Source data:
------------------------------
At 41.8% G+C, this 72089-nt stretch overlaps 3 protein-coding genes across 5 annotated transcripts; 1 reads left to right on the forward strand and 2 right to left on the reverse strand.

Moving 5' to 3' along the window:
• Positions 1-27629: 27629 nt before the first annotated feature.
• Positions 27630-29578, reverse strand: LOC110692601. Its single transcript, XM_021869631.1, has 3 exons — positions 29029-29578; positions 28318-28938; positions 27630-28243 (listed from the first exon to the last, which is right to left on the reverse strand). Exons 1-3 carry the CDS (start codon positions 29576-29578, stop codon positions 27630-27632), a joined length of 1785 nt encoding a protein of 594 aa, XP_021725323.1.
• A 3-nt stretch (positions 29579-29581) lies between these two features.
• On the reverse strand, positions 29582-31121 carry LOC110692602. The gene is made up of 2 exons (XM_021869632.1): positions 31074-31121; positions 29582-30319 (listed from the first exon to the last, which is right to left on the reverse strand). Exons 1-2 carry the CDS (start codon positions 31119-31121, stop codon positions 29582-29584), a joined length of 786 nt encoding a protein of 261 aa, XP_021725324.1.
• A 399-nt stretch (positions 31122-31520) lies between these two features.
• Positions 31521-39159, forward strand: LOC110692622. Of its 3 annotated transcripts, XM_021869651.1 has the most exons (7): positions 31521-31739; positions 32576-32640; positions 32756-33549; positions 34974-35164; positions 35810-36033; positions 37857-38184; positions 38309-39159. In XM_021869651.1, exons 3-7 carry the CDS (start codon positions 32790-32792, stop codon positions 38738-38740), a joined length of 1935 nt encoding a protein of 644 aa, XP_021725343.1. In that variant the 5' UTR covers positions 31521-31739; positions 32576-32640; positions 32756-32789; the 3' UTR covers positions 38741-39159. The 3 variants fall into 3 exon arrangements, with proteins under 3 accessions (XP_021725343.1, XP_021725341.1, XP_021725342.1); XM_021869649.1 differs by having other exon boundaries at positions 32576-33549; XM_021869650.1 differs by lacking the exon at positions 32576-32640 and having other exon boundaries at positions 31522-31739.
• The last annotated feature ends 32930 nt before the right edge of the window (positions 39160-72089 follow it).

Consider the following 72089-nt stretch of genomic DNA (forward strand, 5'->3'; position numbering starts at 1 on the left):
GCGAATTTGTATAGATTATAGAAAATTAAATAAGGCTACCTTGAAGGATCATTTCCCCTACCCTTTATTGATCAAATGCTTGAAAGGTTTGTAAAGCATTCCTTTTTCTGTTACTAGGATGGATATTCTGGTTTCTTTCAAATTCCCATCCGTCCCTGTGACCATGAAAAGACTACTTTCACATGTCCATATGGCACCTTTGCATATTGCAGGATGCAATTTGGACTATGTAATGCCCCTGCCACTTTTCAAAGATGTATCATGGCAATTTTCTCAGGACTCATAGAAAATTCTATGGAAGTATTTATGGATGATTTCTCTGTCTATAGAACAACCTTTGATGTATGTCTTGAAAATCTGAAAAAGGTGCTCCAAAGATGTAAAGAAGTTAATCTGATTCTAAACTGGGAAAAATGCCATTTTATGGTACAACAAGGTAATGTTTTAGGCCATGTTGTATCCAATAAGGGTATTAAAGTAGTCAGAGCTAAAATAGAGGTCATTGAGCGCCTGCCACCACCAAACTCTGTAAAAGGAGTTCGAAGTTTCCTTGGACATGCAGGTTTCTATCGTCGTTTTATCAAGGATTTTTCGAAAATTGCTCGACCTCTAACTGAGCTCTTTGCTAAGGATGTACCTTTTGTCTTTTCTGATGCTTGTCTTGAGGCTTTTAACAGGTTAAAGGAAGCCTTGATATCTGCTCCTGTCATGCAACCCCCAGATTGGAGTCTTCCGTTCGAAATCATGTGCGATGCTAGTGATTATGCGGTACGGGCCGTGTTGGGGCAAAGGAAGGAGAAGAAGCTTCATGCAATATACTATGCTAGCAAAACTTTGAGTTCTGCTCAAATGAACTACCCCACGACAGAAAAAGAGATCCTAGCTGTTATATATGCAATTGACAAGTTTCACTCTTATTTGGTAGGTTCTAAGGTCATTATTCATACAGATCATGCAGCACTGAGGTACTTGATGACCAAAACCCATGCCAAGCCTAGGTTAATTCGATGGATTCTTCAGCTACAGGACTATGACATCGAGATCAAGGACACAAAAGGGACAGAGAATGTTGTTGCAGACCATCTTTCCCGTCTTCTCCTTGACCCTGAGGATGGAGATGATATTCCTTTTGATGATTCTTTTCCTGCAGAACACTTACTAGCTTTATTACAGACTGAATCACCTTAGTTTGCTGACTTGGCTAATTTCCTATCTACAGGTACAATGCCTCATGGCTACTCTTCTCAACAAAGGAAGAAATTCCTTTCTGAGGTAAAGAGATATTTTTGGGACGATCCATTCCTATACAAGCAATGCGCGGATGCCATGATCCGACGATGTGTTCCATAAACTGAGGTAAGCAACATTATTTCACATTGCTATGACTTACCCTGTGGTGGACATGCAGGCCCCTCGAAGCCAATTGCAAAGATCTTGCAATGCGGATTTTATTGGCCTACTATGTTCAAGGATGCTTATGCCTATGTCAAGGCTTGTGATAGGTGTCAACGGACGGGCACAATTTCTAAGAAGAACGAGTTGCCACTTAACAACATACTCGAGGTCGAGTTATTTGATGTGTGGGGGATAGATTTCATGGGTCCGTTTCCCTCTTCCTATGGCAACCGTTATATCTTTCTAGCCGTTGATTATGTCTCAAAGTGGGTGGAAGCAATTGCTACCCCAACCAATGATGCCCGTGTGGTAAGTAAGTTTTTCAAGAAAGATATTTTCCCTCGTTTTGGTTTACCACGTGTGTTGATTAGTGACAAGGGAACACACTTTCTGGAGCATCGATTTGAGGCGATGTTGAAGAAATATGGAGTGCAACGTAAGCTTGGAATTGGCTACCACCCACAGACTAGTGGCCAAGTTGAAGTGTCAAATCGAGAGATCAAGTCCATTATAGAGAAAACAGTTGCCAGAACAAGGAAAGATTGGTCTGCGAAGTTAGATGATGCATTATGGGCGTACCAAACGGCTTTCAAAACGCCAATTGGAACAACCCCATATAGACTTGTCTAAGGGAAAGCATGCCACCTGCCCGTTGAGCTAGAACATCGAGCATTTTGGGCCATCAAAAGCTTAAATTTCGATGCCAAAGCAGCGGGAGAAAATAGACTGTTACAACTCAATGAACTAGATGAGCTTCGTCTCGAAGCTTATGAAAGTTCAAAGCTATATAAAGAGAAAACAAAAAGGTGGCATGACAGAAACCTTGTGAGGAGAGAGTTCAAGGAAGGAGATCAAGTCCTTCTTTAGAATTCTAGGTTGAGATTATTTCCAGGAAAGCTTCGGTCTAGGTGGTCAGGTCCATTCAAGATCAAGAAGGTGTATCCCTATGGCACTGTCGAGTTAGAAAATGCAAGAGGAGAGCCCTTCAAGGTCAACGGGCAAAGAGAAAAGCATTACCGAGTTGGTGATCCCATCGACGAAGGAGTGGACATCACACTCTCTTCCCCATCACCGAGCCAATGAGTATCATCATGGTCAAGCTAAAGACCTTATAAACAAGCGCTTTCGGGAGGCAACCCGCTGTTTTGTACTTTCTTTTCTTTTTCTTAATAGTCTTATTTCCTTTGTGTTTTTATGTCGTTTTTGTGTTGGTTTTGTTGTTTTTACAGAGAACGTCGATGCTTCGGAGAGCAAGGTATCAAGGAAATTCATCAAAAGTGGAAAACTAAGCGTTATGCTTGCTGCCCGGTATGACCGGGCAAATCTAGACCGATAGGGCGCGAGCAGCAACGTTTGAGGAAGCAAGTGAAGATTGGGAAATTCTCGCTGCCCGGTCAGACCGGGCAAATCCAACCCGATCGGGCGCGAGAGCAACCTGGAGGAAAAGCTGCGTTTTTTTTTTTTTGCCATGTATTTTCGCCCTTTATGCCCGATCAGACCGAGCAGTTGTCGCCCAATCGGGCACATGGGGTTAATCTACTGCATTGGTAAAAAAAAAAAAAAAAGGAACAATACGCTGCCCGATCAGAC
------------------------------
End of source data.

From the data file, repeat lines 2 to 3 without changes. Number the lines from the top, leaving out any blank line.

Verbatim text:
Moving 5' to 3' along the window:
• Positions 1-27629: 27629 nt before the first annotated feature.